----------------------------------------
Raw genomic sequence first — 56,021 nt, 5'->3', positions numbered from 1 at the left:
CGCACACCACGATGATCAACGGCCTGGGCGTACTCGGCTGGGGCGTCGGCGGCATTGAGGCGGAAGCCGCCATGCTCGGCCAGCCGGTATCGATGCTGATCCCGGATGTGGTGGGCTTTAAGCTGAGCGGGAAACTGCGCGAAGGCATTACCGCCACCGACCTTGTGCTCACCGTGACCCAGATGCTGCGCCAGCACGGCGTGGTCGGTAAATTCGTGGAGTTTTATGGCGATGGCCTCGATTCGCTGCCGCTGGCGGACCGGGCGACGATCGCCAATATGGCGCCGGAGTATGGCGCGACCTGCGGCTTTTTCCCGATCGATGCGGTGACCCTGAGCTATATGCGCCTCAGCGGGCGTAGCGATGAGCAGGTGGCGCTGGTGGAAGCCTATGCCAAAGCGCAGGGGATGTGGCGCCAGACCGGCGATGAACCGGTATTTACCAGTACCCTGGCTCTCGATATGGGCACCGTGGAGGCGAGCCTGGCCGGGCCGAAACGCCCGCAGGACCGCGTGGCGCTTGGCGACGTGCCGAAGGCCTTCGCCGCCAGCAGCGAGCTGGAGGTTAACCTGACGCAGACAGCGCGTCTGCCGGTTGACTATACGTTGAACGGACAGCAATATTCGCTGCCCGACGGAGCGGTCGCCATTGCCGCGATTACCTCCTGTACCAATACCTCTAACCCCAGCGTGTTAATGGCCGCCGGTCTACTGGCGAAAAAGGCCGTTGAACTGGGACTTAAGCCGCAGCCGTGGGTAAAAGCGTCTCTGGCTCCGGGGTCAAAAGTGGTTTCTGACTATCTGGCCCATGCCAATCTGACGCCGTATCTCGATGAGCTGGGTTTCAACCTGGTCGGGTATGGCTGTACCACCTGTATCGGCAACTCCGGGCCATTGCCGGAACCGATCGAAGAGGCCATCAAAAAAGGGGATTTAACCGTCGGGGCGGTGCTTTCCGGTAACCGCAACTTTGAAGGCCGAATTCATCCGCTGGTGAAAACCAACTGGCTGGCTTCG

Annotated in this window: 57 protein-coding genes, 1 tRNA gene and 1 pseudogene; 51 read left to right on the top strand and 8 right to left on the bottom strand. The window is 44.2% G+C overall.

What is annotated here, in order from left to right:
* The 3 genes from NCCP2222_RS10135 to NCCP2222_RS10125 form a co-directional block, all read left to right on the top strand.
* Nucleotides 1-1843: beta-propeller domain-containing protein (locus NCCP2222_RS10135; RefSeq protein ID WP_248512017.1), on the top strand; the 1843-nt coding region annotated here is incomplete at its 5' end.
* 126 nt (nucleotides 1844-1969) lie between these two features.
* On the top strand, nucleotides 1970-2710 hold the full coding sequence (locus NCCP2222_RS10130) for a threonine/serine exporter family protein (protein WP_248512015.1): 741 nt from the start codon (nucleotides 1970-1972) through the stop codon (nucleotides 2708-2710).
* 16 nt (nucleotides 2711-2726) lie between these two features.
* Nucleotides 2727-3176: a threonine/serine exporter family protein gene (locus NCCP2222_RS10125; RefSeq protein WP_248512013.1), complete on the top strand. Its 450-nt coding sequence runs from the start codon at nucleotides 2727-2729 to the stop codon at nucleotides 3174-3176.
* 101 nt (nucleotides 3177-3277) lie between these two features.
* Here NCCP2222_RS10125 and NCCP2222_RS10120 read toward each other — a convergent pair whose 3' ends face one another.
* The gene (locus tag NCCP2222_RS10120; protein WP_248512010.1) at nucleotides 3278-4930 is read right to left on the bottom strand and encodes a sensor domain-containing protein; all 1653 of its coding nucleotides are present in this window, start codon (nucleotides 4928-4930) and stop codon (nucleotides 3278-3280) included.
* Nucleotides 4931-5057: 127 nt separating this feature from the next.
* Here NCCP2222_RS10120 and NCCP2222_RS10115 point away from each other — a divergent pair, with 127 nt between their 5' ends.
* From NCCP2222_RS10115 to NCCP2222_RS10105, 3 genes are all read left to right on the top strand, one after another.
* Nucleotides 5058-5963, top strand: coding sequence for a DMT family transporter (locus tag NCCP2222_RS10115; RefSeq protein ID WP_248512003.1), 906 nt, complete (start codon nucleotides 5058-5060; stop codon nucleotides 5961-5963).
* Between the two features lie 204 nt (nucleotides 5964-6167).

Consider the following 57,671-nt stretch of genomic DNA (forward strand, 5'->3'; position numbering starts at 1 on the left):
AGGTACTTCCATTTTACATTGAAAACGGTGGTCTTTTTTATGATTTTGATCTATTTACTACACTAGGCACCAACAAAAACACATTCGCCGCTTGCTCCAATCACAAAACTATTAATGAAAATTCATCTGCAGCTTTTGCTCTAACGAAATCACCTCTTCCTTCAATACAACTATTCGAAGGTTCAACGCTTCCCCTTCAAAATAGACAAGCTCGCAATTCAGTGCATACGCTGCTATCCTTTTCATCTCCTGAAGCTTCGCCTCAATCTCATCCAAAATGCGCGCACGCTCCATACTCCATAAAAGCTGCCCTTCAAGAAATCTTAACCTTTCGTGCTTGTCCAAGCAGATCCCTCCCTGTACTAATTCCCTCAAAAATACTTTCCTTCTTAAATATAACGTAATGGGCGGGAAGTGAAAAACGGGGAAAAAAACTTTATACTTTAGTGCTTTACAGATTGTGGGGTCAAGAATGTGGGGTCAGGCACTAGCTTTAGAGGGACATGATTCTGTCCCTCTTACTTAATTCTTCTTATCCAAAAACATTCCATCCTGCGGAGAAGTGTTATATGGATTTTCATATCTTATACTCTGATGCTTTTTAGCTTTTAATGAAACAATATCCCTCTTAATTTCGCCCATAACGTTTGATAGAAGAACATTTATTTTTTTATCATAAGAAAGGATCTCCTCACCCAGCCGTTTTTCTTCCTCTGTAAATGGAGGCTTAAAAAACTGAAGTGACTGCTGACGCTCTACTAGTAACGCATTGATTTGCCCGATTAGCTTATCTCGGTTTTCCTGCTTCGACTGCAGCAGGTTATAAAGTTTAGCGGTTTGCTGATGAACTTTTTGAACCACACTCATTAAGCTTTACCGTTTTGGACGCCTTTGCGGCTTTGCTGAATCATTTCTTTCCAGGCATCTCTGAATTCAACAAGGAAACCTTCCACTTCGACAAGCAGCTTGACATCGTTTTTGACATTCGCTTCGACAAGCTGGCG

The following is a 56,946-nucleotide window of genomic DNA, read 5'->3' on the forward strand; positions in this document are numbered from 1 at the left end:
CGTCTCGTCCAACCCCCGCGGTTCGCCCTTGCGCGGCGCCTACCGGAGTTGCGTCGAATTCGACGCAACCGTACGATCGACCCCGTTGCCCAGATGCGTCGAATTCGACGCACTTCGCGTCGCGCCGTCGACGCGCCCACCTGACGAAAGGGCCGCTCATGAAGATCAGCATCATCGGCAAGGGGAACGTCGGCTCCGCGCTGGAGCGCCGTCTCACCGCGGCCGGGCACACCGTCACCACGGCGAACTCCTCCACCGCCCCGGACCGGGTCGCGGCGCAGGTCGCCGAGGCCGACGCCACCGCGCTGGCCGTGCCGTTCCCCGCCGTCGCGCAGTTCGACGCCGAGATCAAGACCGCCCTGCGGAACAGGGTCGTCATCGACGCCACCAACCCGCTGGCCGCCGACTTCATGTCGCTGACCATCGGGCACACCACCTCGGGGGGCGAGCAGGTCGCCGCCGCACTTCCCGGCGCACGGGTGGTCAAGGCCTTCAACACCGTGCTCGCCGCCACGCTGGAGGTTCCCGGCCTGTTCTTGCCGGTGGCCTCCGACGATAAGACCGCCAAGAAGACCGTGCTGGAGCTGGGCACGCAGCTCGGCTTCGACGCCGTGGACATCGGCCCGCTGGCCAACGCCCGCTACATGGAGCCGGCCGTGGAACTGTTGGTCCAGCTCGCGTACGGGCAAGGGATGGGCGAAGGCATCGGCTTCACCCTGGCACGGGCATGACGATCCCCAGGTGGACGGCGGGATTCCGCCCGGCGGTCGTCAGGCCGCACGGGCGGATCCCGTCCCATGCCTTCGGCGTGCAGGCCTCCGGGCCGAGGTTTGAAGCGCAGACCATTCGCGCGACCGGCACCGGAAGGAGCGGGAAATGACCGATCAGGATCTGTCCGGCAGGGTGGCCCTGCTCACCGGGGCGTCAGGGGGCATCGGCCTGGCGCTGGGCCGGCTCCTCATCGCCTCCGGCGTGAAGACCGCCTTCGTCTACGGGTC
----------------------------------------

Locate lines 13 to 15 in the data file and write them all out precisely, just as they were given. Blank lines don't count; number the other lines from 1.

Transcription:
* The gene (locus tag NCCP2222_RS10120; protein WP_248512010.1) at nucleotides 3278-4930 is read right to left on the bottom strand and encodes a sensor domain-containing protein; all 1653 of its coding nucleotides are present in this window, start codon (nucleotides 4928-4930) and stop codon (nucleotides 3278-3280) included.
* Nucleotides 4931-5057: 127 nt separating this feature from the next.
* Here NCCP2222_RS10120 and NCCP2222_RS10115 point away from each other — a divergent pair, with 127 nt between their 5' ends.